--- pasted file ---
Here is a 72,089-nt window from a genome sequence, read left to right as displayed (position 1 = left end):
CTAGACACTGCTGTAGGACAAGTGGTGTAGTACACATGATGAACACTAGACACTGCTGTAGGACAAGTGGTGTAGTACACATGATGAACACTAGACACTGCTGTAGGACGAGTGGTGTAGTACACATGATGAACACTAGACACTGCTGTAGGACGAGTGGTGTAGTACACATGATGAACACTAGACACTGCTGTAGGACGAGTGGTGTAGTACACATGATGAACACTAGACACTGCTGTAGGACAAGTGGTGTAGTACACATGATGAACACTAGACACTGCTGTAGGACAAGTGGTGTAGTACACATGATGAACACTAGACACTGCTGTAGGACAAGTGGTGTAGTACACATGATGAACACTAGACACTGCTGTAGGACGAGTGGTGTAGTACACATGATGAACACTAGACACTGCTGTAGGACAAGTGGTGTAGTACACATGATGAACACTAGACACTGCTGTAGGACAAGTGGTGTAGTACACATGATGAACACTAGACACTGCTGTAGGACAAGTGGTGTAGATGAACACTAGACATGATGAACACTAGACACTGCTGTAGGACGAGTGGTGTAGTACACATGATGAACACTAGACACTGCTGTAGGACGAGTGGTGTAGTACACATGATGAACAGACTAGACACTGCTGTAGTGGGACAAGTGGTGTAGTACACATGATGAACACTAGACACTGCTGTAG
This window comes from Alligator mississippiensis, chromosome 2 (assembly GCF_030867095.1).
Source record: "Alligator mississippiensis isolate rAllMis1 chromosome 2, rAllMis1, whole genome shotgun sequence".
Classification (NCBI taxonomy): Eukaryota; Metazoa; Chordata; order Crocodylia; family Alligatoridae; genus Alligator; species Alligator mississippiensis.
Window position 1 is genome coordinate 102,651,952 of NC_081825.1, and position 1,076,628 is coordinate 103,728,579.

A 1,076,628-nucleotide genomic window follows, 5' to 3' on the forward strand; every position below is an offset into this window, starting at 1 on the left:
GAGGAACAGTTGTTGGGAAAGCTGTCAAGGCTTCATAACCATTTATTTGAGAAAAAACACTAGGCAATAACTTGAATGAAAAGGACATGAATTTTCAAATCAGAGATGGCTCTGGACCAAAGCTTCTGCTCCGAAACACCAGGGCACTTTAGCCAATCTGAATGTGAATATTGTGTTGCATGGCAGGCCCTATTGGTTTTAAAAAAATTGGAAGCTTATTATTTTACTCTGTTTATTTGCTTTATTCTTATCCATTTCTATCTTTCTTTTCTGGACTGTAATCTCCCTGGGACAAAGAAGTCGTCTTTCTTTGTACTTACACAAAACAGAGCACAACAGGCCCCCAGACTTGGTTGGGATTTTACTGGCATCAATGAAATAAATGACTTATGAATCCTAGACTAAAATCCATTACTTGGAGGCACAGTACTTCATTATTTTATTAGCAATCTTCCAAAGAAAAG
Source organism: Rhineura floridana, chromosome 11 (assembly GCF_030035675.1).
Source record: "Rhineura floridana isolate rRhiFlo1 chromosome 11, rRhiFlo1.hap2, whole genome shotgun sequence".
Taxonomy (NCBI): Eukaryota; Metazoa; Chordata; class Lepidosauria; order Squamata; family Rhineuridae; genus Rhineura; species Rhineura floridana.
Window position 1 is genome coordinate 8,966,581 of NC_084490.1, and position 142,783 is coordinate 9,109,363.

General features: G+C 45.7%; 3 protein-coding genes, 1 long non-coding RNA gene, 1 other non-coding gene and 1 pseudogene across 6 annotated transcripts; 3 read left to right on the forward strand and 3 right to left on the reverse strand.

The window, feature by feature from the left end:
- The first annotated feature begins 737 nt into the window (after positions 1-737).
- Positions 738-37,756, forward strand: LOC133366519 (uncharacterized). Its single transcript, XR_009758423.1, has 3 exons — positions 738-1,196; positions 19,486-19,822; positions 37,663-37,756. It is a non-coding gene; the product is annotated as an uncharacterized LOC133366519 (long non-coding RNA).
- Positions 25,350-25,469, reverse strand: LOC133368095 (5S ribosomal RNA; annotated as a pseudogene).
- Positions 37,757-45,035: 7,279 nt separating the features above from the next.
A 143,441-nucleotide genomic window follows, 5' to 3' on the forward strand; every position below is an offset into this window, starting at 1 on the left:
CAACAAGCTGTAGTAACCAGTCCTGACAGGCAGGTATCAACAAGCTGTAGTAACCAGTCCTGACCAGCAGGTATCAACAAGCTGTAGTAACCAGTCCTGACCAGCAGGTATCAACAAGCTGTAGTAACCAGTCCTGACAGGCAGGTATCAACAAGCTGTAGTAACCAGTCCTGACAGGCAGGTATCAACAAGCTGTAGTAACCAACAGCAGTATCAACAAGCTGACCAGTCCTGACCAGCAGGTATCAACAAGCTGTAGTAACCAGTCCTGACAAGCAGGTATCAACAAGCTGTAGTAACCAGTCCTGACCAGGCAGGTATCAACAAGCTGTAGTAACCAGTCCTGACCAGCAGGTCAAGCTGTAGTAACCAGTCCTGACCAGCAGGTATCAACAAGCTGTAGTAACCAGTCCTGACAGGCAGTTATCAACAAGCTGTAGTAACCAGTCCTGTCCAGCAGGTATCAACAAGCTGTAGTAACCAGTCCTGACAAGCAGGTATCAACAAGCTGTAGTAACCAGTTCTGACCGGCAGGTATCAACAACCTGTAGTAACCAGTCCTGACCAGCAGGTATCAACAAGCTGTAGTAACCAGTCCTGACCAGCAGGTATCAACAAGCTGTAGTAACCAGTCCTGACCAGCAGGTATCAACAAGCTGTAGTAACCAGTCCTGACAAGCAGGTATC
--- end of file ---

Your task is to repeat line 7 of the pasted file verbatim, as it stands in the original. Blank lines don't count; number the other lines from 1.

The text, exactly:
A 1,076,628-nucleotide genomic window follows, 5' to 3' on the forward strand; every position below is an offset into this window, starting at 1 on the left: